SAN BRUNO, Calif. -- Standing at the crater that marks ground zero of the gas pipeline explosion that devastated the community of San Bruno earlier this month, Rep. Jackie Speier, D-Calif., on Monday announced legislation that would mandate stricter regulations of gas pipelines nationwide.
Among other requirements, the proposed Pipeline Safety and Community Empowerment Act of 2010, which Speier plans to introduce Tuesday, would mandate the installation of automatic or remote shutoff valves in areas of high seismic risk and on other pipelines in high-population-density areas.
That provision of the bill is similar to one in legislation announced last week by California Sens. Barbara Boxer and Dianne Feinstein. However, while the Senate bill demands such valves "wherever technically or economically feasible," Speier's legislation requires that the valves be installed wherever the secretary of transportation deems them technologically feasible.
"I don't think economics should play a role," Speier said Monday, flanked by the San Bruno fire and police chiefs and the city's vice mayor and assistant city manager. "How many fewer lives would have been lost? How many fewer homes?"
San Bruno's mayor and city manager were on their way to Washington, D.C., to testify before Congress on the Senate bill and were unavailable Monday.
Like the Senate bill, Speier's legislation would also mandate the use of internal inspection devices, called pigs, or comparable methods deemed equally effective in detecting corrosion, pipe stress and "otherwise providing for the safety of the pipeline."
If a pipe cannot be inspected with those technologies, the bill would prohibit operation at high pressure.
It took utility officials an hour and 46 minutes to turn off the gas feeding the Sept. 9 inferno because of the pipeline's manual shutoff valves. Speier said she has been pressing Pacific Gas & Electric officials to disclose the existence and location of any automatic shutoff valves.
San Bruno Fire Chief Dennis Haag spoke in favor of the bill Monday, saying that if an automatic or remote shutoff valve had been in place, firefighters could have gone on the offensive immediately. "We were in defensive mode," he said of the blaze, which took seven lives and destroyed 37 houses.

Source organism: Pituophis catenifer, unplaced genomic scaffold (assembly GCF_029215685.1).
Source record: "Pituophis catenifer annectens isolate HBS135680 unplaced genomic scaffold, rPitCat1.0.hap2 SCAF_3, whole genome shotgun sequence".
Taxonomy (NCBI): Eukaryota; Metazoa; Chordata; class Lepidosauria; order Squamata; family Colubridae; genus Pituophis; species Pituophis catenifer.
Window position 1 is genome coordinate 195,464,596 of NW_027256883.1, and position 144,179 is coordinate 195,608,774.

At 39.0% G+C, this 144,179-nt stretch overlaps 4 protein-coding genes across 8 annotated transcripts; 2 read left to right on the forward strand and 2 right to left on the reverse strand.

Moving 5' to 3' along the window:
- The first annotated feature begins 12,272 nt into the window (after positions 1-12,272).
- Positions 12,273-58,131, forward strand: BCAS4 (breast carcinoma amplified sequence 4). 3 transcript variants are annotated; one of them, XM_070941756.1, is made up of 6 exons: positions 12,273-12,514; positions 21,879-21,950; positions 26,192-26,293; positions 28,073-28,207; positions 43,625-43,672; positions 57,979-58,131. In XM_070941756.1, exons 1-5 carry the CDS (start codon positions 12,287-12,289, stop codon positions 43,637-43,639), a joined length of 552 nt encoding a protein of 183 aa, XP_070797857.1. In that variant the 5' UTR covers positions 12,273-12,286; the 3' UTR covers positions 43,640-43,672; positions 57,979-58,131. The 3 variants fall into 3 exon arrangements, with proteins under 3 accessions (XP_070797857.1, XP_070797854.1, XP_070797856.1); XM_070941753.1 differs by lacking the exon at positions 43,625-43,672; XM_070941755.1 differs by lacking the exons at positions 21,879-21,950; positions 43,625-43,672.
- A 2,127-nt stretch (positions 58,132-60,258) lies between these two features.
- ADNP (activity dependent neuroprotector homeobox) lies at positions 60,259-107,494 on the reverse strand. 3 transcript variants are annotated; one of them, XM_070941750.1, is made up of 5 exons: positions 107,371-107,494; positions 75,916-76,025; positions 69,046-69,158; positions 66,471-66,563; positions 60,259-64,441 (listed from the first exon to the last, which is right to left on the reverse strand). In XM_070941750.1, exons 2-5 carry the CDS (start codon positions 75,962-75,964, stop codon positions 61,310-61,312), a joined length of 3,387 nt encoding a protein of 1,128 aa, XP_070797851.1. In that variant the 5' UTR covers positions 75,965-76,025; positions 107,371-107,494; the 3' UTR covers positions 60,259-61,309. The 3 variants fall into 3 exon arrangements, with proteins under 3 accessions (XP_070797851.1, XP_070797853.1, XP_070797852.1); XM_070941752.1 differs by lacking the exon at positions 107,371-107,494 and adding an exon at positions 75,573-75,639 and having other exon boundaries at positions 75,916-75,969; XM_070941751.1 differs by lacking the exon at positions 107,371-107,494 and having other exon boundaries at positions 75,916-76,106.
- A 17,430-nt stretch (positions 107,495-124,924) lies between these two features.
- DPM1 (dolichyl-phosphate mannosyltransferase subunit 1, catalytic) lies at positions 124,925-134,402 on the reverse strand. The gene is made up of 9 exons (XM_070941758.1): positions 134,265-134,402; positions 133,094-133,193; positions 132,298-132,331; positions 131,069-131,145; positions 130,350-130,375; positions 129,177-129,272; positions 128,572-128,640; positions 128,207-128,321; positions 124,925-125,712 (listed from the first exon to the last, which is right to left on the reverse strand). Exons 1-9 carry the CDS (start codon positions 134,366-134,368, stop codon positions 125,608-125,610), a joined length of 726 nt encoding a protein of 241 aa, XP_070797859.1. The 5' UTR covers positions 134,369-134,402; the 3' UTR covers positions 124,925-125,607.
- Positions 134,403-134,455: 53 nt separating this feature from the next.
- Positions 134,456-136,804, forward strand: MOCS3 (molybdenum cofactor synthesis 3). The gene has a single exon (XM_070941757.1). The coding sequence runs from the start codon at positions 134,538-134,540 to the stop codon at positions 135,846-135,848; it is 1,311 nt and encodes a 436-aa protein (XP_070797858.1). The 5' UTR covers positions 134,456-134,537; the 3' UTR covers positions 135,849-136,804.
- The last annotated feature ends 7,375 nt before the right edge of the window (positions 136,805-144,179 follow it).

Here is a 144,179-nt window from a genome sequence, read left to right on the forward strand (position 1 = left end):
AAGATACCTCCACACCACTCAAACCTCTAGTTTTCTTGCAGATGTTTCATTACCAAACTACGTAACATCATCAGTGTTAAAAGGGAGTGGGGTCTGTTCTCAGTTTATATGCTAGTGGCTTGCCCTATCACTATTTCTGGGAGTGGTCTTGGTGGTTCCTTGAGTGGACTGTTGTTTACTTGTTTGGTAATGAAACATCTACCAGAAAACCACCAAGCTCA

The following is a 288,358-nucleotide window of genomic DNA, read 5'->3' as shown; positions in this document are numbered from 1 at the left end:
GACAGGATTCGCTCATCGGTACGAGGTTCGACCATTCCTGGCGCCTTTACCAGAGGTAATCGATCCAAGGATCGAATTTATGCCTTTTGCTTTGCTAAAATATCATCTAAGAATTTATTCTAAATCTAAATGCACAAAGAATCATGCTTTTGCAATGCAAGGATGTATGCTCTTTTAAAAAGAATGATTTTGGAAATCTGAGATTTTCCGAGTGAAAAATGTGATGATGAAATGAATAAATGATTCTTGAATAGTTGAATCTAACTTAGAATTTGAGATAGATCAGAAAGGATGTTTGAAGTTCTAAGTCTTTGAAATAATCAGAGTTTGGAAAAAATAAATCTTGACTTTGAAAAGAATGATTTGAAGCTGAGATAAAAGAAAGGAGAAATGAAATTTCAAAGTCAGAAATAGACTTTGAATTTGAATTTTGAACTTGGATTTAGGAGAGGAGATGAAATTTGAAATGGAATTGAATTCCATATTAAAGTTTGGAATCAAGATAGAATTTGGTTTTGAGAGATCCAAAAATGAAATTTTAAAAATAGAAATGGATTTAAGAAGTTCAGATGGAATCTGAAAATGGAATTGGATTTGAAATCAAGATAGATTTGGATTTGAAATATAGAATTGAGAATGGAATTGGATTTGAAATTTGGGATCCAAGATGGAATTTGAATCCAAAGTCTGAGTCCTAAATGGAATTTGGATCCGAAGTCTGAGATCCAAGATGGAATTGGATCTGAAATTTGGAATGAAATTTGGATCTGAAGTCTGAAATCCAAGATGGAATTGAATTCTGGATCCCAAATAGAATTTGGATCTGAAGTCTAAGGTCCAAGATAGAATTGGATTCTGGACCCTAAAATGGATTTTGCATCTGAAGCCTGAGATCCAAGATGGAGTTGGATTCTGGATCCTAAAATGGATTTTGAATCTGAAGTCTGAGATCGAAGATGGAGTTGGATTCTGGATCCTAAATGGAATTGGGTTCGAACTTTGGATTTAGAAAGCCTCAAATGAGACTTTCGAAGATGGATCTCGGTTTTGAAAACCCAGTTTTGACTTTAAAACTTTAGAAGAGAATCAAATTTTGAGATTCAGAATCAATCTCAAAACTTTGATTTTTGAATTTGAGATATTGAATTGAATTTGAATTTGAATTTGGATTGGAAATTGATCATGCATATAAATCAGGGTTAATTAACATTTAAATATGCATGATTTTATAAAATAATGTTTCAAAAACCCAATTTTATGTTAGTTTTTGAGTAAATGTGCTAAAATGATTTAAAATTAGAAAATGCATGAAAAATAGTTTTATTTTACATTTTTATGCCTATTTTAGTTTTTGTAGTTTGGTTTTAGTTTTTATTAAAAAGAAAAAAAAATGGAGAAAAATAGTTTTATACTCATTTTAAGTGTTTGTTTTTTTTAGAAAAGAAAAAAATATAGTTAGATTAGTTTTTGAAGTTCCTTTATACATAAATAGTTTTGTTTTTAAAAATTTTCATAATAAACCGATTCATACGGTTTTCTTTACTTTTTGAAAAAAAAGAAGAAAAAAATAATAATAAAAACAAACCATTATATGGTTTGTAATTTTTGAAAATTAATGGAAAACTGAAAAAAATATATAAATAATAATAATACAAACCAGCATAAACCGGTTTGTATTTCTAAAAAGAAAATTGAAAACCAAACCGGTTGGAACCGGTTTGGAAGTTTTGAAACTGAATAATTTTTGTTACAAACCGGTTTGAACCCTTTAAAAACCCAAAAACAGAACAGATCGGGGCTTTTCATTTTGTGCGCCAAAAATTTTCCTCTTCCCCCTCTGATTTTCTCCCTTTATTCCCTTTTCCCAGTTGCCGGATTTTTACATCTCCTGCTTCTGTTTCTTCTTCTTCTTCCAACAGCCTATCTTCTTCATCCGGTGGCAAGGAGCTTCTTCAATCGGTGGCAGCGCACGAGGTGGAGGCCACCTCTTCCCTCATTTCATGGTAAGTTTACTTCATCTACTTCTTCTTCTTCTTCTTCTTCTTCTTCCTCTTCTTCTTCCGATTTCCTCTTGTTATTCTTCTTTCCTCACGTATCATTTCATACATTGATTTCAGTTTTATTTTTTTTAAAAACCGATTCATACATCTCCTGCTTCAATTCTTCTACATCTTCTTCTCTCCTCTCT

Speier, who said she planned to visit a burn victim at San Francisco's St. Francis Memorial Hospital on Monday afternoon, noted that she was speaking as a representative "of every neighborhood in this country that has a gas transmission line running through it."
Her legislation would also mandate disclosure to homeowners of transmission line locations if they are within 2,000 feet of such lines. Other provisions include: It would add risk of seismic activity and age of the pipeline to the factors used to determine whether pipelines are deemed high-risk; it would mandate that gas line operators provide pipeline location information and emergency response plans to regulators and emergency responders; it requires that pipeline safety standards be made available to the public free of charge.
Calling the explosion a "deadly and painful wakeup call," Speier called for swift action to rectify problems that emergency officials widely agree contributed to the severity of the inferno.
"I'm very supportive," Haag said. "We need to learn from this tragedy."
Separate from her legislation, Speier said she planned to ask PG&E officials "to move this transmission line somewhere away from this neighborhood." Homes in the blast zone that are now occupied are getting gas from distribution lines, and Speier said the "donut of pipeline" in the heart of the community was "very rare."
Vice Mayor Rico Cabrera added that a number of homeowners with whom he has talked will only rebuild if the pipeline is moved.
A Los Angeles Times investigation published Monday revealed that PG&E's leak rate was six times that of other operators of comparable size. Responding to that investigation, Speier said the California Public Utilities Commission should be put on notice.
"It's a very important message to send to regulators that you don't get a pass," she said, noting that lax regulation seemed to be emerging as a theme, much as it did in the BP oil spill in the Gulf of Mexico. "If they had had six times as many leaks, regulators should have been out there asking why."
She applauded Gov. Arnold Schwarzenegger's plans for an investigation of the blast and said that "I think he should start with the CPUC. Are they adequately funded? Are they adequately staffed? And what do they spend their time doing?"